I have to admit, for the first time since I have been here with NACHI, I feel maybe I don’t belong.
I read a Thread with alot of discussion with a few of the more esteemed members of the association on 7/23/09 about the NHIE Exam.
Here is 1 of my 2 questions relating to this topic.
Nick staited “We do not chase newbies”, let them all get licensed up and legal, then come see us. I’m a newbie as I have been here for only 10 months, and had already renewed my membership. Maybe I need to go, until I can meet the qualifications you all expect.
I came here to learn from the best, but if my caliber of experience is not good enough, I will leave.
Mr. Bushart wrote in a thread, “A license is strictly a basic minimum entry level qualification, with no assurance of skill”.
That could be said to be true of your Mechanic, Nurse, Appliance salseman, you get the idea.
The quality of the Ongoing Education as well as background is so very important, but the exams, tests, licenses allow others to review your education and thats what the public looks at, and they are the ones we call clients.
I came to NACHI to learn from the Best and try to do everything I can to offer the Best in return to clients. NACHI is the BEST, but you have to look at the future of the industry. It won’t change alot of minds, but why not do a poll on what NACHI members think about state testing and NACHI involvement.
I have to admit, for the first time since I have been here with NACHI, I feel maybe I don’t belong.
Personally I think you’re reading into the Quotes you posted a little to much, everyone is welcome at Internachi, many times you may need thick skin when reading some of the responses from different folks from all areas of the country and world, but the two quotes you mentioned above do not have anything regarding Internachi not wanting new Inspectors to be among the ranks of a more experienced inspector.
I for one would not belittle an individual who asks a question in which he is searching for an answer, there are folks here who will try to belittle you, but in fact they are making fools of themselves, not you.
I agree with Dale!!!
Yep If you want answers this is the place , Ignore the the quips and the higher than thou attitudes, get want you can which is a lot of info No matter where you are there is always going to be arguments and disagreements . Just part of life.
The point is not to detract from the licensee, but the license itself…as an indicator of competency.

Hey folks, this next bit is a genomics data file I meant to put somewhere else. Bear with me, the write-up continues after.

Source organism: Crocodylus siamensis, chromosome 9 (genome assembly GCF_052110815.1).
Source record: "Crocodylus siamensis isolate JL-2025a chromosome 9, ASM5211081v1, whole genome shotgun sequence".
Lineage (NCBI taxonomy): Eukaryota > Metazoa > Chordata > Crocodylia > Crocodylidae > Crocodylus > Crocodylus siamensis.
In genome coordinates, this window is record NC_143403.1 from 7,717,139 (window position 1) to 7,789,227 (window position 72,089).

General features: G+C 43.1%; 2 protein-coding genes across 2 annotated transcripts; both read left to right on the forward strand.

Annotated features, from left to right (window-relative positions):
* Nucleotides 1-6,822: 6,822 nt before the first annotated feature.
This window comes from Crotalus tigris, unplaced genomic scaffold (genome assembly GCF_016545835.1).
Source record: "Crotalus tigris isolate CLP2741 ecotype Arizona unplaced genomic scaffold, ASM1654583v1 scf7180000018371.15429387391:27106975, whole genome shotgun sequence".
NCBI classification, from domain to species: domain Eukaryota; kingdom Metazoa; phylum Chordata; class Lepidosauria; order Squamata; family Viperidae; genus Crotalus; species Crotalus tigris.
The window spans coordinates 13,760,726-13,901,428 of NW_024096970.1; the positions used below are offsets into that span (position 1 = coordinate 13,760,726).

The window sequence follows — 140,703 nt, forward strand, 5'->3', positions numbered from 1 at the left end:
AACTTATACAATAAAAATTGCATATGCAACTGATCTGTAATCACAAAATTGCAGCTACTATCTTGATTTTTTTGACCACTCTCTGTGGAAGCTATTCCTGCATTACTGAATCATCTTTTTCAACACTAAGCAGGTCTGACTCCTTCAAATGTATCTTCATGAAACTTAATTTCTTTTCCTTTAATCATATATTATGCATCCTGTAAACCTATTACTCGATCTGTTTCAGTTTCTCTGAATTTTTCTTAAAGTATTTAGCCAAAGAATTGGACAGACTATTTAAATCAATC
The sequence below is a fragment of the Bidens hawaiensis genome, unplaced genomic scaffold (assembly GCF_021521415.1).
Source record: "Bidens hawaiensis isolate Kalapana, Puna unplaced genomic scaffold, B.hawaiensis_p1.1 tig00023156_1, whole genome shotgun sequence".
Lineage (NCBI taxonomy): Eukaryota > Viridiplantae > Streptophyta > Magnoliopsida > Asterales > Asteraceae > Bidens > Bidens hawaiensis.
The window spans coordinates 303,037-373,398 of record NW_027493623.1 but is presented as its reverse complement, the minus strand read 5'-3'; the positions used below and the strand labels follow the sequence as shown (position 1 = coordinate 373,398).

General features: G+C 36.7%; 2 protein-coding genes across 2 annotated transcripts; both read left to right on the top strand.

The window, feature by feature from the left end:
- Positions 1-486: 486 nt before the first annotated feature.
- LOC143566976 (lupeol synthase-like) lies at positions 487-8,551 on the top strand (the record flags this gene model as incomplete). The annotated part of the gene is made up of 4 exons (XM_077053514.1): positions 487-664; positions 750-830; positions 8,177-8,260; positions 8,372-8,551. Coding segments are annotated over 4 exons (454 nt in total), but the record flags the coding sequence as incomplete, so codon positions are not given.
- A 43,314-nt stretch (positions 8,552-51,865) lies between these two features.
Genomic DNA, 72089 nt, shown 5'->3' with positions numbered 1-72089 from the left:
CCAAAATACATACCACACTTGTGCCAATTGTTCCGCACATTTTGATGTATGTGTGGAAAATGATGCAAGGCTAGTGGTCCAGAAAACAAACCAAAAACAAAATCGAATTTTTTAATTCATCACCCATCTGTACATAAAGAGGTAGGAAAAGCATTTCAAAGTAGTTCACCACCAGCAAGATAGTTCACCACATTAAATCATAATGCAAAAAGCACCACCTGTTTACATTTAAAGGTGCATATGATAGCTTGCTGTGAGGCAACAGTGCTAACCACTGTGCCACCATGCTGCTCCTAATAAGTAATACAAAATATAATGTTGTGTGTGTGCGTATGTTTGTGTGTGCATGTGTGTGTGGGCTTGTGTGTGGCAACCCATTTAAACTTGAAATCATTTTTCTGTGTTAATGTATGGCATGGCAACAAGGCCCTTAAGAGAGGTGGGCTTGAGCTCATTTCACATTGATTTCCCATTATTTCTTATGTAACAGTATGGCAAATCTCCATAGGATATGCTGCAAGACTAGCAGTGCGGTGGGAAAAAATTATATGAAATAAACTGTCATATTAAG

Special interest groups who sell tests and who sell education have invented what they claim to be a method of quantifying success as a home inspector. A passing score of XXX on a test, and XXX hours of education and “Whamo”…you are instantly and equally as qualified and competent as any of your competitors.
This is simply not true.
You cannot quantify what we do. 40 years as a licensed electrician does not help you identify PB. 180 hours of home inspection classes in a state that has no building codes (like Kansas) does not teach you (1) what the builders are allowed to get away with and (2) how to effectively communicate a defect without having a minimum basic standard to refer to.
The public is being duped…not by the licensees, themselves, who are simply obeying the law and acting in good faith. The public is being duped by the money changers in the temple, those who sell tests and “education”, who have taken our profession and turned it into a den of thieves.
The license is an indicator of entry level skills. Period.
The NHIE is a test used by states to determine who might have these entry level skills, but the test does not require anyone to write a single report…and real inspectors on real inspections are not presented “multiple choice answers” to select from when identifying and communicating material defects to their clients. Nor does the test measure one’s ability to communicate, verbally, with clients as they walk through the house with you and ask you questions.
Well put. Steve its unfortunate however “ALL” inspectors learn as they go. No inspector is 100% qualified or educated and IMO no inspector will ever be. We are generalist not specialist. We do not spend day after day repairing major systems. Watch all the videos. Take all the test. Most importantly “ASK” “ASK” “ASK” and “ASK” again. I drove people crazy and still do. Why because I always feel I have something to learn. I’ll never stop asking. Some here likes to pick on people out of fun and that’s something your just going to have to get use to. If your like me in my mid 30’s most will tease you anyway atleast for the first ten years or so however most here comes to the plate and helps when someone calls for it. I wouldn’t give up this board or the friends I made here for anything. They have educated and saved me on numerous occations. Something I will always be grateful for and something I will always remember when the day comes that I think I might know it all or heard it all.
Buck Hartley, CMI](http://www.nachi.org/forum/users/bhartley/)
Re: Wondering if I belong?
I agree with Dale!!!
If you are “Ditto” then I am “Tritto”
Steven, I apologize for seeing this post late in the game, but you can darn well expect a lot of help from all kinds of Members here, no matter where their geographic location area is.
I for one will be among the first to help you, if I can. And so are so many others.
Do not be fooled or mislead by certain posts or threads, read and comprehend the one’s that most benefit you.
Hope this helps. :)
To all that replied, Dale, Buck, Wayne, James, Frank and (2) members I call friends, Billy and Marcel Thank You.
I believe more discussion should be given to the NHIE Exam, it is a topic that is not going to go away just by ignoring it.